Contribution view in consolidation: an added value

The purpose of this article is to focus on one important feature which is expected to be found in professional consolidation software: the contribution view.

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What is a contribution view?

Considering a consolidation scope containing 10, 20, 50, … companies and maybe more, a contribution view shows “in a single click” all the individual companies contributing in a consolidated line of the balance sheet, the P&L, the cash flow statement and more generally in any notes to the accounts.

This function appears to be a very powerful tool to analyze a quite large set of figures.

The following examples explained hereunder have been picked up from real life out of many different groups in many different countries.

The “black box” problem

When a group acquires a subgroup of reasonable size in number of new companies, there are generally two options

  • Either this subgroup produces first its consolidated accounts which are then consolidated in the final group;
  • Or the acquirer group decides to enter in its consolidation scope each individual new company.

By integrating already consolidated figures of a subgroup in a consolidation of higher level, the contribution view is rather limited. We see one amount for the whole subgroup and nothing else. No detailed information about all the companies belonging to the subgroup. They remain in a black box and the only way to see more is to ask additional information. When CFO and Auditors are asking such information, expecting a quick answer, you can feel yourself in a bad position. That’s the reason why, the option to consolidate directly all the companies is highly recommended, offering then an immediate detailed view on all companies by the contribution function.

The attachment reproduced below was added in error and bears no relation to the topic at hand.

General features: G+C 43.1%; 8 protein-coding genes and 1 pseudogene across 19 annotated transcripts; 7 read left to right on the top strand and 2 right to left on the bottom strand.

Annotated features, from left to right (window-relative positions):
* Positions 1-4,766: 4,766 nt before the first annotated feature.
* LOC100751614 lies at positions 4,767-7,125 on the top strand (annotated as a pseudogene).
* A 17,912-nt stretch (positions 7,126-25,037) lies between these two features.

Auditors analysis: select “strange” companies in a glance

Most of the Auditors begin their audit with a limited number of reports: Consolidated balance sheet and P&L and … the contribution view on these two documents.

Why? They scan the lines of the balance sheet and once they notice an abnormal variation, they naturally skip to the contribution view to analyze which companies are contributing to that variation.

Such a view saves the time of the Auditors and, moreover, if a more detailed analysis is required, they can ask the consolidation adjustments for this limited number of companies. This is what we call the audit-trail approach.